Guidelines for clinical trials in systemic sclerosis (scleroderma)

Barbara White, Eugene A. Bauer, Lowell A. Goldsmith, Marc C. Hochberg, Linda M. Katz, Joseph H. Korn, Peter A. Lachenbruch, E. Carwile Leroy, Margaret P. Mitrane, Harold E. Paulus, Arnold Postlethwaite, Virginia D. Steen

Research output: Contribution to journalArticle

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Abstract

Objective. To develop guidelines for therapeutic trials designed to improve the overall course of systemic sclerosis (SSc), that is, to reduce the development of significant organ damage or death. Methods. A committee developed general guidelines for patient inclusion and exclusion criteria, randomization, blinding of patients and physicians, controls, duration of the trial, investigator training, responses, samples size, study dropouts, statistical analyses, data management, and safety monitoring. Delphi and nominal group techniques were used. Results. Briefly, patients with diffuse cutaneous SSc of less than 24 months' duration should be included because they are at greatest risk for the development of severe organ damage and death. Patients should be excluded if they have other connective tissue diseases, SSc‐like illnesses related to exposures or ingestions, severe existing internal organ damage, an unacceptable risk of side effects, or concurrent therapies that might independently influence the outcome. Randomized, double‐blind, placebo‐controlled trials are preferred. The treatment and followup period must be long enough to permit observation of any disease modification, which is likely to require 18–36 months, unless an extraordinarily effective therapy is identified. Responses selected should be quantitative, consistently and accurately reflect activity of SSc in major target organs (not solely the skin), be sensitive to change, and be standardized, with limited variability. An example of a set of responses is given. Surrogate responses are desirable, but none have been validated as correlating with organ damage. Conclusion. Guidelines have been established for trials of disease‐modifying interventions in SSc. These guidelines will need to be altered as additional information becomes available. Any given protocol will be individualized based on the nature of the intervention and objectives of the study. Nonetheless, each study team should develop a protocol that meets the spirit of these guidelines.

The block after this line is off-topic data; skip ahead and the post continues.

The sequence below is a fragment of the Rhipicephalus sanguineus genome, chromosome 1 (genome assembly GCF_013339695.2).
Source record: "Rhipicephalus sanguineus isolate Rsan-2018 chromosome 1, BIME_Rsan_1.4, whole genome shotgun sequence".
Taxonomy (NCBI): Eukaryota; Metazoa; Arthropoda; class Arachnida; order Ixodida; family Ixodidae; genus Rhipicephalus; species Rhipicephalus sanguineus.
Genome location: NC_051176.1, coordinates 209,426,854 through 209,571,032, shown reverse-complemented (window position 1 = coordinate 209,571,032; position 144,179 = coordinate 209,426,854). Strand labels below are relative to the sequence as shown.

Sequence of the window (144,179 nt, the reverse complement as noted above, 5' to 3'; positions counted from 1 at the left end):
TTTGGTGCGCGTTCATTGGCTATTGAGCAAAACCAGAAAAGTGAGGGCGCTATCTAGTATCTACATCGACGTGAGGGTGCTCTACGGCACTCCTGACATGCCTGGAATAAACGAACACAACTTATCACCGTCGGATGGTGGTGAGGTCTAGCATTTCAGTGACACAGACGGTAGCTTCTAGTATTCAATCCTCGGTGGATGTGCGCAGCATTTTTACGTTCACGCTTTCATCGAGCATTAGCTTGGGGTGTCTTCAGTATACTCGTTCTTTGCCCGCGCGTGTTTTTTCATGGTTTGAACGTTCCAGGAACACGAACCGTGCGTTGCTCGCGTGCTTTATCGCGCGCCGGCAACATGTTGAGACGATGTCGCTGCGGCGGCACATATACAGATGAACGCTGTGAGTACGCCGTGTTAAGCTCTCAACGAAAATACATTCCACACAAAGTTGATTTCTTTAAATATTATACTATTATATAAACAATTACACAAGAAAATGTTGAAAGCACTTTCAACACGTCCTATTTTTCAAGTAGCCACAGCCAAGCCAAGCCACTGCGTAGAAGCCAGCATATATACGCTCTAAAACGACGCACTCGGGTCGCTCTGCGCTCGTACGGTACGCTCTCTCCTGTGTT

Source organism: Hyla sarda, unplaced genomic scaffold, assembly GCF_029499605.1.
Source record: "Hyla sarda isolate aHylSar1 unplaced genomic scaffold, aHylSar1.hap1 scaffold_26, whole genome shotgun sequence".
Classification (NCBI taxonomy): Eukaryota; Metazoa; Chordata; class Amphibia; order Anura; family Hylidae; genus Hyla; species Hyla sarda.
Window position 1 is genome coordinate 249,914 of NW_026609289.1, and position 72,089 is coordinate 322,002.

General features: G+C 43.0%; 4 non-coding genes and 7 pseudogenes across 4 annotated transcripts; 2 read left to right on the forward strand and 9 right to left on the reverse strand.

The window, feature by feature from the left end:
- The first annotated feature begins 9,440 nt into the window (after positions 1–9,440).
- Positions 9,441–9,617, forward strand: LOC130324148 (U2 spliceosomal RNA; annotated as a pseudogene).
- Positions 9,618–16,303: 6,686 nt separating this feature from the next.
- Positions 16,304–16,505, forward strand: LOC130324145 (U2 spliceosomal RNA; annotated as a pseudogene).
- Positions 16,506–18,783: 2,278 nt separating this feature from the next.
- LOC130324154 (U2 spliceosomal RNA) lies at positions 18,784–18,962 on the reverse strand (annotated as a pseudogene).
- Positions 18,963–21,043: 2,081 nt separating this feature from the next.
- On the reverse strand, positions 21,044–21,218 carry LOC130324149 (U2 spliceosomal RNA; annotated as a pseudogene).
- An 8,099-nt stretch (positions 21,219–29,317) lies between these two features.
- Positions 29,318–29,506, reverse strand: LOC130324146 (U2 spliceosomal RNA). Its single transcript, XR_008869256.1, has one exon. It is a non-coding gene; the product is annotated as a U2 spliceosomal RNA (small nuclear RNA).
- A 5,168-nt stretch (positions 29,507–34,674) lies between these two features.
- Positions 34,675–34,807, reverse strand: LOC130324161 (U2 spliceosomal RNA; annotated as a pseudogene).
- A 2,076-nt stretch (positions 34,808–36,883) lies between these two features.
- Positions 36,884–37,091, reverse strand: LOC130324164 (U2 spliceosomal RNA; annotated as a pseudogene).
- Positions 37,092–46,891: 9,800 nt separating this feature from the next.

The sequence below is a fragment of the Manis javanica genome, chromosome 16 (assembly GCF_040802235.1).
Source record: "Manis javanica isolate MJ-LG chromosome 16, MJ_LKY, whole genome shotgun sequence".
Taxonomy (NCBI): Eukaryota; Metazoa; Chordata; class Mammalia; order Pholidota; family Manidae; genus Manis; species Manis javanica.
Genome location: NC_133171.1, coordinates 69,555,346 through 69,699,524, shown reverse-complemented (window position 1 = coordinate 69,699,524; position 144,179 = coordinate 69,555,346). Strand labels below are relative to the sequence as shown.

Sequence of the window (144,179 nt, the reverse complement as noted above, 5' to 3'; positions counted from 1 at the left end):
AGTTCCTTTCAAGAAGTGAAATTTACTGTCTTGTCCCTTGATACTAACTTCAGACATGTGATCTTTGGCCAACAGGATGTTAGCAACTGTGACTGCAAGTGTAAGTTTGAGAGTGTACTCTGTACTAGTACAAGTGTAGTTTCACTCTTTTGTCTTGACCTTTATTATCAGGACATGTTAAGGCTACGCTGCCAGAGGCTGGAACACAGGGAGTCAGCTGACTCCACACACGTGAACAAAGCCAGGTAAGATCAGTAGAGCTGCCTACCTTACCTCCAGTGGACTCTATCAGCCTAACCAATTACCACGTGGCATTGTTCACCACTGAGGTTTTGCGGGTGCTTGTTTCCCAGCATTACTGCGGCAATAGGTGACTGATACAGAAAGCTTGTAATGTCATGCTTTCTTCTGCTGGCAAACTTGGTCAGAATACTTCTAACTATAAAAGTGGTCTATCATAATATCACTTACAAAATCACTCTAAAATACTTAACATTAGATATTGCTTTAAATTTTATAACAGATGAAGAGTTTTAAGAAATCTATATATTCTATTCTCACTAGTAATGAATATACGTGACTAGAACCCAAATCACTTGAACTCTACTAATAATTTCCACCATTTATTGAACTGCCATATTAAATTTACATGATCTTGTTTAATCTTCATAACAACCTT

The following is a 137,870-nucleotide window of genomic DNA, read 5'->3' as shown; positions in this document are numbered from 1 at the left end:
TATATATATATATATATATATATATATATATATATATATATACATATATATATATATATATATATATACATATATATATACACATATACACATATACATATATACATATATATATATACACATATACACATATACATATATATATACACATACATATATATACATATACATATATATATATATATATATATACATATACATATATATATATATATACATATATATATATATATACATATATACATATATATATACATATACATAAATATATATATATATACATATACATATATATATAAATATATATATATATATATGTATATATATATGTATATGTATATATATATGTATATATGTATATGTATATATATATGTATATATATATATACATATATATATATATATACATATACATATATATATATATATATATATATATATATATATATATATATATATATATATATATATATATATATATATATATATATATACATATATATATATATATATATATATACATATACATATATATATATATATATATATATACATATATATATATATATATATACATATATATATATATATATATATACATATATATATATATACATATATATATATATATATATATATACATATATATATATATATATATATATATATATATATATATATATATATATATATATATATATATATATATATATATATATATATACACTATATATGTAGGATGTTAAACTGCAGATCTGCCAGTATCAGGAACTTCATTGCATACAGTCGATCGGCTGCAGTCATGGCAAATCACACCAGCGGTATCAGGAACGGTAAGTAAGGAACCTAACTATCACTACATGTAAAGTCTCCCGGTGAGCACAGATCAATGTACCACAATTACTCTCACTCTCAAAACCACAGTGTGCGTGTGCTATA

Original languageEnglish (US)
Pages (from-to)351-360
Number of pages10
JournalArthritis & Rheumatism
Volume38
Issue number3
DOIs
StatePublished - Jan 1 1995

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Systemic Scleroderma
Clinical Trials
Guidelines
Safety Management
Diffuse Scleroderma
Statistical Data Interpretation
Connective Tissue Diseases
Therapeutics
Random Allocation
Sample Size
Eating
Research Personnel
Observation
Physicians
Skin

All Science Journal Classification (ASJC) codes

  • Immunology and Allergy
  • Rheumatology
  • Immunology
  • Pharmacology (medical)

Cite this

White, B., Bauer, E. A., Goldsmith, L. A., Hochberg, M. C., Katz, L. M., Korn, J. H., ... Steen, V. D. (1995). Guidelines for clinical trials in systemic sclerosis (scleroderma). Arthritis & Rheumatism, 38(3), 351-360. https://doi.org/10.1002/art.1780380309